Police detained the men — three of whom are Swedish citizens — in a sting in the west coast city of Goteborg on the eve of the 10th anniversary of the Sept. 11, 2001 attacks, and a prosecutor said they were being interrogated on suspicions of preparing a terrorist act.
About 400 people were evacuated from an arts center in connection with the arrests, but police haven't said whether the building was the target of the alleged plot.
Swedish authorities didn't name the suspects, but court documents show they are aged 23 to 26 and living in the Goteborg area. Three are of Somali origin and one was born in Iraq. One is a Somali citizen and the rest are Swedish nationals.
Swedish tabloid Expressen, citing unnamed police sources, said investigators suspect the men of connections to al-Shabab, an al-Qaida-linked insurgent group in Somalia, and that they had acquired, or were trying to acquire, firearms, explosives and hand grenades.
The Swedish security police declined to comment on the newspaper's information.
Ulf Ahlstedt, who has been appointed as defense lawyer for one of the suspects, told The Associated Press that his client "is suspected of preparation to commit a terrorist offense, which he denies." He declined to give other details.
Lawyers for the other three suspects didn't return calls seeking comment.
Chief prosecutor Agnetha Hilding Qvarnstrom must decide by Tuesday whether to release the suspects, or seek court approval to keep them in custody.
The SAPO security service said the Goteborg police and a national police anti-terror unit were involved in the arrests Saturday.
Goteborg police said they had evacuated the Roda Sten arts center, located beneath the city's landmark half-mile (930-meter) Alvsborg bridge, because of a threat deemed to pose "serious danger to life, health or substantial damage of property."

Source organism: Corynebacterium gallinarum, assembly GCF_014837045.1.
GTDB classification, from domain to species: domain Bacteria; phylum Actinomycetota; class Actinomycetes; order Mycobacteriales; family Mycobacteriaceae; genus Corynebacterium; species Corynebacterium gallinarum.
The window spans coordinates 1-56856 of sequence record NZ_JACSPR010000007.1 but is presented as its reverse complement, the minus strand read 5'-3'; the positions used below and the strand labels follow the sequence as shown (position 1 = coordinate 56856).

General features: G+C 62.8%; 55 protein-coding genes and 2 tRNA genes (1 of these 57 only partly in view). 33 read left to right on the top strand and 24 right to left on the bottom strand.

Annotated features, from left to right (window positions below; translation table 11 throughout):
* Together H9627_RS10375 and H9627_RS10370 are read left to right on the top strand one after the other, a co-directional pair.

The Alvsborg bridge runs over Goteborg's harbor to connect the mainland with the island of Hisingen. The six-lane passage is a vital link from the Norwegian capital Oslo to southern Sweden.
SAPO wouldn't specify the target of the alleged plot, but said after the arrests that there was no reason for public concern and maintained its terror alert at "elevated." It has remained at that level since being raised from "low" in October.
Once peaceful Scandinavia is no longer insulated from terrorism. Danish authorities have foiled a series of plots against a newspaper that printed caricatures of the Prophet Muhammad in 2005, sparking riots in Muslim countries.
In December, suicide bomber Taimour Abdulwahab blew himself up in downtown Stockholm among panicked Christmas shoppers, injuring two people and shocking the country.
In a report detailing the extent of extremist Islamist networks in Sweden, ordered months before that attack, the SAPO security agency had downplayed the risk of terror attacks in the Nordic country. Activity among radicalized Muslims in Sweden is primarily directed toward supporting militants in other countries, including Somalia, Afghanistan and Pakistan, it said.
On July 22, a self-styled anti-Muslim extremist blew up a car bomb in downtown Oslo and then massacred youth gathered for a Labor Party summer camp, killing 77 people in the region's worst violence since World War II.